The Third Story of.......
Jake and The Not-A-Straight-Line day
Have you noticed that there are some days when your thoughts go in a straight line like
this –––? Then sometimes they loop around and go up and down and in circles, and all over the place. You can’t stop at any one thing for long.
Jake feels like that. It has been a jumpy kind of day at his nursery school. At lunchtime something got into them all and instead of sitting quietly and eating from their lunch boxes, they’d turned into a tribe of chattering monkeys.
Then a girl called Mia ran off with Jake’s lunch. Mrs Justine told her to bring it back. Mia said she was sorry to Jake and gave him a kiss on the cheek. He didn’t like the feel of it, so he brushed it off! The other children laughed. They danced round the tables, laughing. Jake joined in.
Then the teachers called for them to sit down to have their story. But three of the bigger children ran into the garden and did somersaults on the lawn. By the time they’d been brought back in, there was no time for the story. The mummies and daddies and grannies and nannies and baby sisters and pet dogs and cats and hamsters were already at the school waiting to pick them up.
It’s what Grandma calls a not-a-straight-line kind of a day, when Jake tells her about what happened at the nursery.
Jake walks home with her to have their tea. After they’ve finished, when Grandma asks him what game he wants to play, he thinks and thinks but no good ideas come to him.
‘Grandma, what shall we play?’
‘Shall we get out your box of cars?’
‘Will you help me?’
‘You can manage by yourself now, can’t you?’
He wishes grown-ups wouldn’t say this – ‘you can manage by yourself.’ He drags the box across the floor and turns in on its side so the cars tumble out. It makes a satisfying noise …‘Bang, crash, wallop!’ He puts a few of the cars back and then overturns the box again to hear that sound. Then he pushes some of the cars along the floor. Today it is not much fun.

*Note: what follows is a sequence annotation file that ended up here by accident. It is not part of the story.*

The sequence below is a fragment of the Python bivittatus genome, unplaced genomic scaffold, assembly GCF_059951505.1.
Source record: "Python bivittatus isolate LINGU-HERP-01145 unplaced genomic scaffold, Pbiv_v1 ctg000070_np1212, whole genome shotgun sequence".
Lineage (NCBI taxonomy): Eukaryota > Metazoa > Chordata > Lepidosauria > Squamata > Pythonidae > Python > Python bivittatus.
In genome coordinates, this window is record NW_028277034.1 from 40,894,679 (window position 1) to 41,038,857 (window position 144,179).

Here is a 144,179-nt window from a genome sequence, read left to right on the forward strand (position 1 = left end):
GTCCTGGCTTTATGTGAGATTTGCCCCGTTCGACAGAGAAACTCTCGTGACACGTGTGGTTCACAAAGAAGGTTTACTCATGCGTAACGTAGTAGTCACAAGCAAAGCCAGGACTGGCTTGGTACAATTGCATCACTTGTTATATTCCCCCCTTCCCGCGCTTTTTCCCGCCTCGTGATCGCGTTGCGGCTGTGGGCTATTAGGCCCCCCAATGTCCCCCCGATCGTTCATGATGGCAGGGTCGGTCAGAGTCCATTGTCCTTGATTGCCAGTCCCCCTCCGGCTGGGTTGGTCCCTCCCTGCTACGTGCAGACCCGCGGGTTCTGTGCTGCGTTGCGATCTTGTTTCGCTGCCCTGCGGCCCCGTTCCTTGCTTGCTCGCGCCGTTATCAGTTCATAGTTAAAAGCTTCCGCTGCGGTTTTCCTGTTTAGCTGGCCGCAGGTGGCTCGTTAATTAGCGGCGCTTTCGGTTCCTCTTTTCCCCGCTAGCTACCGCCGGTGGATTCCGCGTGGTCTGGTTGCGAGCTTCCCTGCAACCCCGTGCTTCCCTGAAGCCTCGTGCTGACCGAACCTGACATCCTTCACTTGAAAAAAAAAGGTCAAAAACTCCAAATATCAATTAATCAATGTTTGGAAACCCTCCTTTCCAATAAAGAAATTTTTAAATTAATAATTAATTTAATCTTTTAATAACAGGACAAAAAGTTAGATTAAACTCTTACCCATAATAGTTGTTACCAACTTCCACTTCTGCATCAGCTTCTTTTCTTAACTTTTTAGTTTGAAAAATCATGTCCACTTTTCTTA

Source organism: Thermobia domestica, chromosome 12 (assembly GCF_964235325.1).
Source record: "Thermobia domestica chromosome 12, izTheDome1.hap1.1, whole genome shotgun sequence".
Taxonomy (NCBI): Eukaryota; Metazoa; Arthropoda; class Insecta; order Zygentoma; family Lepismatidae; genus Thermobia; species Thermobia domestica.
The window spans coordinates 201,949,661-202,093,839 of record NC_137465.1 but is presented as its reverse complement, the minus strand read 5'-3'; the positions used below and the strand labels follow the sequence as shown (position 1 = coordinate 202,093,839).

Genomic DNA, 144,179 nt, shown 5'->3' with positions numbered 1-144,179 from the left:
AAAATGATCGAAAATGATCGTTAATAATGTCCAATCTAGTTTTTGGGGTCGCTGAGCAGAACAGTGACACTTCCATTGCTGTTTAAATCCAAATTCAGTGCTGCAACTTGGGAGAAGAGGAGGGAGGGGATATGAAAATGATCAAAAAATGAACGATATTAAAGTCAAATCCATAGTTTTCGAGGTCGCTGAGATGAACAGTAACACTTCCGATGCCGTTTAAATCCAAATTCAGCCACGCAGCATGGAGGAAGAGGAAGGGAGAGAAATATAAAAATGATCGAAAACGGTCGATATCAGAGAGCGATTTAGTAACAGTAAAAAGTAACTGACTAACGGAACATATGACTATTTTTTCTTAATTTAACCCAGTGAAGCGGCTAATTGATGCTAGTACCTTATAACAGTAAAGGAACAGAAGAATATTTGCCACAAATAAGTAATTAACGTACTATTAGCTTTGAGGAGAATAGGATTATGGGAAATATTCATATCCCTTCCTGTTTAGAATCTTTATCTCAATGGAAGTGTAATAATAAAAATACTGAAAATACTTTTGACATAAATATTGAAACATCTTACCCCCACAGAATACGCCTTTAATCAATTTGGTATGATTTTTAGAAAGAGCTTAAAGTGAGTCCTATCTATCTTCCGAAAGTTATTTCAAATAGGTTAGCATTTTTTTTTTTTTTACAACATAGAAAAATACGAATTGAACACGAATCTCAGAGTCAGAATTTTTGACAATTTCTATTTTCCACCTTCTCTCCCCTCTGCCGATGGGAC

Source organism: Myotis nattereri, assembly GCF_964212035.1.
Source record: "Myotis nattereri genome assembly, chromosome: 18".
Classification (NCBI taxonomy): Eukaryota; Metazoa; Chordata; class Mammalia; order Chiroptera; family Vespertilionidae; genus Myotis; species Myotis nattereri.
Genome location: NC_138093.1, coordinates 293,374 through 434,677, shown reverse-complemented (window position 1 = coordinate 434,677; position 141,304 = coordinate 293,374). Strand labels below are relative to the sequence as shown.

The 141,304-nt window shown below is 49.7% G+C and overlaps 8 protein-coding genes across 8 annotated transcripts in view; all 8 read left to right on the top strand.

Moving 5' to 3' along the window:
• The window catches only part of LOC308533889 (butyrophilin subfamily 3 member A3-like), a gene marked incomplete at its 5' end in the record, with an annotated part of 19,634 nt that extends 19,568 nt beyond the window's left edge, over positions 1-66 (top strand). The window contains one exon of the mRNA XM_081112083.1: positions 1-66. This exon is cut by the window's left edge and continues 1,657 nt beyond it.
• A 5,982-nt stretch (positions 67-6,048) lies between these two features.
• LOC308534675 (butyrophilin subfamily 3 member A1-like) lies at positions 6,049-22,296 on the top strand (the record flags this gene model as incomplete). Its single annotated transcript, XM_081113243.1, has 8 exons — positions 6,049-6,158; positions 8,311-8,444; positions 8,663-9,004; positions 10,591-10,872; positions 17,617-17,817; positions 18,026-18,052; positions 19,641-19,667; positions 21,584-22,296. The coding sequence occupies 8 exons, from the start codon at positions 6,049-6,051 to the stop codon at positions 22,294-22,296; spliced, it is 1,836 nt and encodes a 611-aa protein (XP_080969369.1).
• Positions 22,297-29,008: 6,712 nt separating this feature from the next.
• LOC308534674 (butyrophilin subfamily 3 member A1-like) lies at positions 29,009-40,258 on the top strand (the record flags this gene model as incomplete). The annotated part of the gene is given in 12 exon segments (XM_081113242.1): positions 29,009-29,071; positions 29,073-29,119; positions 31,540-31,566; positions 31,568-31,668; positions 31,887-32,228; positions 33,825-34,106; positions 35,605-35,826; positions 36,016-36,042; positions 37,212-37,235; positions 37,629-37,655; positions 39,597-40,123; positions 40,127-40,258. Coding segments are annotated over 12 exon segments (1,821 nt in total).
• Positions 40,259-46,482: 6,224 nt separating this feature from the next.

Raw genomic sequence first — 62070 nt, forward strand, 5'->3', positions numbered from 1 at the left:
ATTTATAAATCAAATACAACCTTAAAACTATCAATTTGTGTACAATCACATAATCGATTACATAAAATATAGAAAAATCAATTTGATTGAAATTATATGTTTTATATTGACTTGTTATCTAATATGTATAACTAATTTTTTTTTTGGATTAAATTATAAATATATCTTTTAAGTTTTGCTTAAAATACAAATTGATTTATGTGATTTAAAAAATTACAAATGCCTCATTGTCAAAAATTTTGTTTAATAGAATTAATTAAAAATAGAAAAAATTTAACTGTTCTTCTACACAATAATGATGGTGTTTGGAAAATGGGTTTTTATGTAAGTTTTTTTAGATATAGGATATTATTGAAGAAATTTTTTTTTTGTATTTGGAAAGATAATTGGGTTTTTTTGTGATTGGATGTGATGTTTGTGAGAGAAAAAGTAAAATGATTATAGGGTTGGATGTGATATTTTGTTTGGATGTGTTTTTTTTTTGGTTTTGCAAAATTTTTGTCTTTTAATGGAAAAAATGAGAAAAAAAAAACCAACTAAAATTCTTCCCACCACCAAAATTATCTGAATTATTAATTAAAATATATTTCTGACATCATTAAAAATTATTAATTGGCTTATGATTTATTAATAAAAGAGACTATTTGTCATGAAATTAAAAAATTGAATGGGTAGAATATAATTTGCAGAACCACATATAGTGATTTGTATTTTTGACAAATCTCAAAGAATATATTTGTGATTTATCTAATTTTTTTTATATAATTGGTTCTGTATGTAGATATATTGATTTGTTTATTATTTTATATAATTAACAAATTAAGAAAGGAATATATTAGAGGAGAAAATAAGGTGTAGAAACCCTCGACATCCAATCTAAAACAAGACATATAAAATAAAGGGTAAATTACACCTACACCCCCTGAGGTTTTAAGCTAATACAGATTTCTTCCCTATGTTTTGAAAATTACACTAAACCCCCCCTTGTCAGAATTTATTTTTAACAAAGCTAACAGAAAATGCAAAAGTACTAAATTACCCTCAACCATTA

Do you want to play with your Lego?
Shall we play one of your board games?
He shakes his head.
‘What shall we do, Grandma?
‘Do you want to hide Drummer and Munro again but somewhere different?’
Jake is thinking…He becomes very quiet. I do have an idea, Grandma. But you have to come with me to my bedroom…
‘Did I miss a word…?
So Jake takes Grandma’s hand and they climb to the top of the house. On the pillow of his bed and on the shelf above are lots and lots of soft toys: teddies large and small, a polar bear, a lion, a tiger, a lamb, three kittens, a horse, two monkeys, and more.
‘We’ll hide all of these, says Jake beginning to smile.
All, Darling? What about just your favourites.’
‘And who is going to take them downstairs?’
Jake is smiling even more. ‘It’s going to be a lot of work for you, Grandma. We’ll need a case to put them in.’
‘Do you know where Mummy and Daddy keep their cases?’
Jake goes to a cupboard under the rafters on the top floor. He squeezes through the low opening and drags out a dark red case. ‘What about this?’
They pack the soft toys into the case and grandma has to take it downstairs. Jake turns them out on the floor but they only make a quiet thud not a satisfactory noise like the cars.
‘Now you hide them, Grandma ,and I find them.’
‘First we have to know how many we’re hiding so we can know we’ve found them all.’
Jake counts 10 of the animals – ‘that’s enough, isn’t it?’
‘It certainly is. What is the highest number you can count to, Jake?’
‘Right, well you stay here and count slowly to 15 while I hide them.’
Grandma goes into the hall leaving the door ajar. ‘Shut your eyes, and no peeping!’ She has to be quick because 15 doesn’t take very long to count, even if you do it slowly.